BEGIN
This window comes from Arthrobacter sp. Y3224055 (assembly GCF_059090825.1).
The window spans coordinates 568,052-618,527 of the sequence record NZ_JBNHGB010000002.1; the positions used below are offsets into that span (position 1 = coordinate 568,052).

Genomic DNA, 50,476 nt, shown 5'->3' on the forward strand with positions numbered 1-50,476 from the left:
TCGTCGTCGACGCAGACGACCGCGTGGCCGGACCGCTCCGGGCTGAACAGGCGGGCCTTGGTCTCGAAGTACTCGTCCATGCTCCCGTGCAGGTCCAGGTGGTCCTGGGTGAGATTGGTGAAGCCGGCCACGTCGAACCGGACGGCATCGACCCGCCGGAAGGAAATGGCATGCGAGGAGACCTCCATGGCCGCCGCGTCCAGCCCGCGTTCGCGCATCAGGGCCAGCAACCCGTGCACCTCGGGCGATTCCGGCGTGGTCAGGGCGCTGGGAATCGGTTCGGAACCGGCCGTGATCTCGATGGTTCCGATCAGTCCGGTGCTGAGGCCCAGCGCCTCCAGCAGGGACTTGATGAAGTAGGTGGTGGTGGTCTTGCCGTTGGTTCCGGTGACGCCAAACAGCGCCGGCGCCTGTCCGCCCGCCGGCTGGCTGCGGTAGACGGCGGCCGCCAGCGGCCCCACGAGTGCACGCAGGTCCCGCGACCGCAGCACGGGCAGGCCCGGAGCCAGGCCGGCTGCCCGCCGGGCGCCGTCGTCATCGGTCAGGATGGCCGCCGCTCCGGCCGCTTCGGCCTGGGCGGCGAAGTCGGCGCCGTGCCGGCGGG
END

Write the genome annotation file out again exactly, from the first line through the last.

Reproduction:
This window comes from Arthrobacter sp. Y3224055 (assembly GCF_059090825.1).
The window spans coordinates 568,052-618,527 of the sequence record NZ_JBNHGB010000002.1; the positions used below are offsets into that span (position 1 = coordinate 568,052).

Genomic DNA, 50,476 nt, shown 5'->3' on the forward strand with positions numbered 1-50,476 from the left:
TCGTCGTCGACGCAGACGACCGCGTGGCCGGACCGCTCCGGGCTGAACAGGCGGGCCTTGGTCTCGAAGTACTCGTCCATGCTCCCGTGCAGGTCCAGGTGGTCCTGGGTGAGATTGGTGAAGCCGGCCACGTCGAACCGGACGGCATCGACCCGCCGGAAGGAAATGGCATGCGAGGAGACCTCCATGGCCGCCGCGTCCAGCCCGCGTTCGCGCATCAGGGCCAGCAACCCGTGCACCTCGGGCGATTCCGGCGTGGTCAGGGCGCTGGGAATCGGTTCGGAACCGGCCGTGATCTCGATGGTTCCGATCAGTCCGGTGCTGAGGCCCAGCGCCTCCAGCAGGGACTTGATGAAGTAGGTGGTGGTGGTCTTGCCGTTGGTTCCGGTGACGCCAAACAGCGCCGGCGCCTGTCCGCCCGCCGGCTGGCTGCGGTAGACGGCGGCCGCCAGCGGCCCCACGAGTGCACGCAGGTCCCGCGACCGCAGCACGGGCAGGCCCGGAGCCAGGCCGGCTGCCCGCCGGGCGCCGTCGTCATCGGTCAGGATGGCCGCCGCTCCGGCCGCTTCGGCCTGGGCGGCGAAGTCGGCGCCGTGCCGGCGGG